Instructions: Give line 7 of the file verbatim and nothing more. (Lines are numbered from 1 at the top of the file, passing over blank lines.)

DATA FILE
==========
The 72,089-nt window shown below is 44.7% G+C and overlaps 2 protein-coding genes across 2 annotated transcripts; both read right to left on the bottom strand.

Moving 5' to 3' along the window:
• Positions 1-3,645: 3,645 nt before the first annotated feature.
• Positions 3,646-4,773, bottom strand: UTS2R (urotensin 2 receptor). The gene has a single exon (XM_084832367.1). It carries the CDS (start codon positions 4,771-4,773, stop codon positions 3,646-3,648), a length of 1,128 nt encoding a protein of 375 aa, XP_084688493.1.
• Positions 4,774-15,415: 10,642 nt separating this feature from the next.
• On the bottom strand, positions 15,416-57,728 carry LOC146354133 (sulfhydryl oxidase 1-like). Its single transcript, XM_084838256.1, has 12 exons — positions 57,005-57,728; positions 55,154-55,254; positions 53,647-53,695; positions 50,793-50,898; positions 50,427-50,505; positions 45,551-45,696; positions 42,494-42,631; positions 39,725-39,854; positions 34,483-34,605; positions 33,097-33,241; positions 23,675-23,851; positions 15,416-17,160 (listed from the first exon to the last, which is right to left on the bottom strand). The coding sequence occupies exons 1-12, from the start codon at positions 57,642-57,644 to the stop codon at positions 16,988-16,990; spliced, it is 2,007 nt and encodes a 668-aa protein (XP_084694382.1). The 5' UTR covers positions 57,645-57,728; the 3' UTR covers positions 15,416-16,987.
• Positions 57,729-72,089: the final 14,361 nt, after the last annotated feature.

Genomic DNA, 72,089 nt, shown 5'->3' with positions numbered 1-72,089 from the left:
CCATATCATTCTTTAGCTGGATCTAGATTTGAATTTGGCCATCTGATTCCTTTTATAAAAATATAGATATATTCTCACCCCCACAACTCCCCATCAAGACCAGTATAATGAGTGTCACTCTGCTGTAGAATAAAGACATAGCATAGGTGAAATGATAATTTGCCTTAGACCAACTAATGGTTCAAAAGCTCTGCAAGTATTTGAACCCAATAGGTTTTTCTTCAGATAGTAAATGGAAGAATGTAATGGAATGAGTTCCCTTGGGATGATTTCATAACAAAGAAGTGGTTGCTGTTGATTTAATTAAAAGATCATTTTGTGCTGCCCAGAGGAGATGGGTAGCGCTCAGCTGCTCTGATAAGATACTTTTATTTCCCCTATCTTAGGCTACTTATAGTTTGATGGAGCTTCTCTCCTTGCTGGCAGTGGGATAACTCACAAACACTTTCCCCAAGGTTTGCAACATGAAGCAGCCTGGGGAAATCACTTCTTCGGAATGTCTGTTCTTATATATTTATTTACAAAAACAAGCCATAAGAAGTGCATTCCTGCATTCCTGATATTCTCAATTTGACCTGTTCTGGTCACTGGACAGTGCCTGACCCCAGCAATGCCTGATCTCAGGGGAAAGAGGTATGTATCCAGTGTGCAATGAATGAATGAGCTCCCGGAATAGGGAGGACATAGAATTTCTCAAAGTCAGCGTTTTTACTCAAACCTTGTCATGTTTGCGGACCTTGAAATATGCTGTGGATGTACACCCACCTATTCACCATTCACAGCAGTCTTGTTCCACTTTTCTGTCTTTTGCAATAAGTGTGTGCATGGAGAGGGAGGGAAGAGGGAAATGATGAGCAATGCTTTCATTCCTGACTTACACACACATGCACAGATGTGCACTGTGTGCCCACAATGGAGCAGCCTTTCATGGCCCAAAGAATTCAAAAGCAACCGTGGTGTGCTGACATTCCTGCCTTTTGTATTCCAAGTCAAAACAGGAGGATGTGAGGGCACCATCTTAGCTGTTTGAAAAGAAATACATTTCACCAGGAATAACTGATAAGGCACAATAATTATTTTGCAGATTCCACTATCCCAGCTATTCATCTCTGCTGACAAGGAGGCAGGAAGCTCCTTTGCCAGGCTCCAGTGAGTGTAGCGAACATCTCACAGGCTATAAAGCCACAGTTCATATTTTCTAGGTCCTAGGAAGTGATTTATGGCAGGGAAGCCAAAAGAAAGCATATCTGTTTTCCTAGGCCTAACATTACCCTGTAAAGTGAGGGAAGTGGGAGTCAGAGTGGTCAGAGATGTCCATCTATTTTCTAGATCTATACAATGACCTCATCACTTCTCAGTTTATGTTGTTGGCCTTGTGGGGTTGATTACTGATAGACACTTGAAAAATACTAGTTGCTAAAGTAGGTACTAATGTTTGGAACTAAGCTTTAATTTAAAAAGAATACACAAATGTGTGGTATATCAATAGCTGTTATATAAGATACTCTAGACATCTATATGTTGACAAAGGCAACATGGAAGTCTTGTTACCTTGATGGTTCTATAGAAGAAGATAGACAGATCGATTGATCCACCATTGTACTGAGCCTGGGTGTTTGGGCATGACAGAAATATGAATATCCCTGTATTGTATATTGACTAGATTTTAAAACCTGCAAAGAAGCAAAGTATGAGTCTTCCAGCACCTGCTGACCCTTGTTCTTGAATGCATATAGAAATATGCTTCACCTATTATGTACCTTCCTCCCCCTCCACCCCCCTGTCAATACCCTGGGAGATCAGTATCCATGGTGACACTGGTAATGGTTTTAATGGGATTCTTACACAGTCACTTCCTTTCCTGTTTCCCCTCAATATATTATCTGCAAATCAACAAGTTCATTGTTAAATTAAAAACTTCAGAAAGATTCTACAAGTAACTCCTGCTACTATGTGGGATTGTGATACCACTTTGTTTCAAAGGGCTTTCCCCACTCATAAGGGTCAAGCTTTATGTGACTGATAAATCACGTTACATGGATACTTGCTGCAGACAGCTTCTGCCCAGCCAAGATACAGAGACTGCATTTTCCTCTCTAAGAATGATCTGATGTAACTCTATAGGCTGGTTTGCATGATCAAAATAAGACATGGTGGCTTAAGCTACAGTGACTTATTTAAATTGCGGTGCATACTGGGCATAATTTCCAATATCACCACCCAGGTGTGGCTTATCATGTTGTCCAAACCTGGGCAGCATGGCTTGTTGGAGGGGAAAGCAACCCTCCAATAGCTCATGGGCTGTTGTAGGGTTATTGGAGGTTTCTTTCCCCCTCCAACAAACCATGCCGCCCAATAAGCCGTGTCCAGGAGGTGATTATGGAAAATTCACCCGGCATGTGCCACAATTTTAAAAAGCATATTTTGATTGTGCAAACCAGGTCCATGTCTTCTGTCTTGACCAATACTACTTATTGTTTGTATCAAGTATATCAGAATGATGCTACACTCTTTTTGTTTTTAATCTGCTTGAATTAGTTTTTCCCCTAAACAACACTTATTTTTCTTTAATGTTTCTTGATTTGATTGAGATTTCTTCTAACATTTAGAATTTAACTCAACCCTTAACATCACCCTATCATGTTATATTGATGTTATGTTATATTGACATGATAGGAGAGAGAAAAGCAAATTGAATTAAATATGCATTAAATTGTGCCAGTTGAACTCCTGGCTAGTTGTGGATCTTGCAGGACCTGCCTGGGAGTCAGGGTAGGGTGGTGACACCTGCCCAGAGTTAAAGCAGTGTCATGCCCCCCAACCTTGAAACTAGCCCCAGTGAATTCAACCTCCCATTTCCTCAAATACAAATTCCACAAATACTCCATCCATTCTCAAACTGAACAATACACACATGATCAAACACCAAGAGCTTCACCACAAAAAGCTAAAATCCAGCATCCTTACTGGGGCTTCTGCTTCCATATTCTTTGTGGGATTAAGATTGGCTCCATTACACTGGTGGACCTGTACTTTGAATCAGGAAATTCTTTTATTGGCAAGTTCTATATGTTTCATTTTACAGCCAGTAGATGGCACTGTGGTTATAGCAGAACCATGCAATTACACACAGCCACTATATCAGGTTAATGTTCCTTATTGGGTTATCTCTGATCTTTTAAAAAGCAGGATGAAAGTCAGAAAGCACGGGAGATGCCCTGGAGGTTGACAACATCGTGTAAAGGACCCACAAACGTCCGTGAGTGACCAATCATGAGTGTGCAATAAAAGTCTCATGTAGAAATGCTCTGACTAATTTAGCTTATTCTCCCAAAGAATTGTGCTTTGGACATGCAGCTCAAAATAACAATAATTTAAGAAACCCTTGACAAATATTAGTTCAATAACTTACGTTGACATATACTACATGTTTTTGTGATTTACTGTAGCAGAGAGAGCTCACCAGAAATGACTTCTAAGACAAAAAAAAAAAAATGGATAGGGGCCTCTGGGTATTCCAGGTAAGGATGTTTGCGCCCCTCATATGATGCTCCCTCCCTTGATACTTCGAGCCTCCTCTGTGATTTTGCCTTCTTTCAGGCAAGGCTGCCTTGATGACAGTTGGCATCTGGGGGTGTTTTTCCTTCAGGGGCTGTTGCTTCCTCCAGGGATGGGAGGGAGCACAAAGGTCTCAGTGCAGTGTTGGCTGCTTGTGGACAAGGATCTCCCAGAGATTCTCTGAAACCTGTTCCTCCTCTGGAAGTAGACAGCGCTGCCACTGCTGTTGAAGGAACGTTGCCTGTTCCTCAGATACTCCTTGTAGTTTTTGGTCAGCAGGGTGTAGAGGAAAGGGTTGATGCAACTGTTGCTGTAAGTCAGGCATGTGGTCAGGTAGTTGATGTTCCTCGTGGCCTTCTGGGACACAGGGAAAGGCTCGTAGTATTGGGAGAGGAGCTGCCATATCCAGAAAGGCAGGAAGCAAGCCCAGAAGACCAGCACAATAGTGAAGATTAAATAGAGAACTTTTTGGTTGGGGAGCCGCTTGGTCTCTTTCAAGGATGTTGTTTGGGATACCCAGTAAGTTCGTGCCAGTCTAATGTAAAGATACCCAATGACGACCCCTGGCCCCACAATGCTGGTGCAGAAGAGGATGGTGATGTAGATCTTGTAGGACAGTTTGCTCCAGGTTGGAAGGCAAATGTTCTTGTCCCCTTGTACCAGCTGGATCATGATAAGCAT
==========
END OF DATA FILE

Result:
• Positions 57,729-72,089: the final 14,361 nt, after the last annotated feature.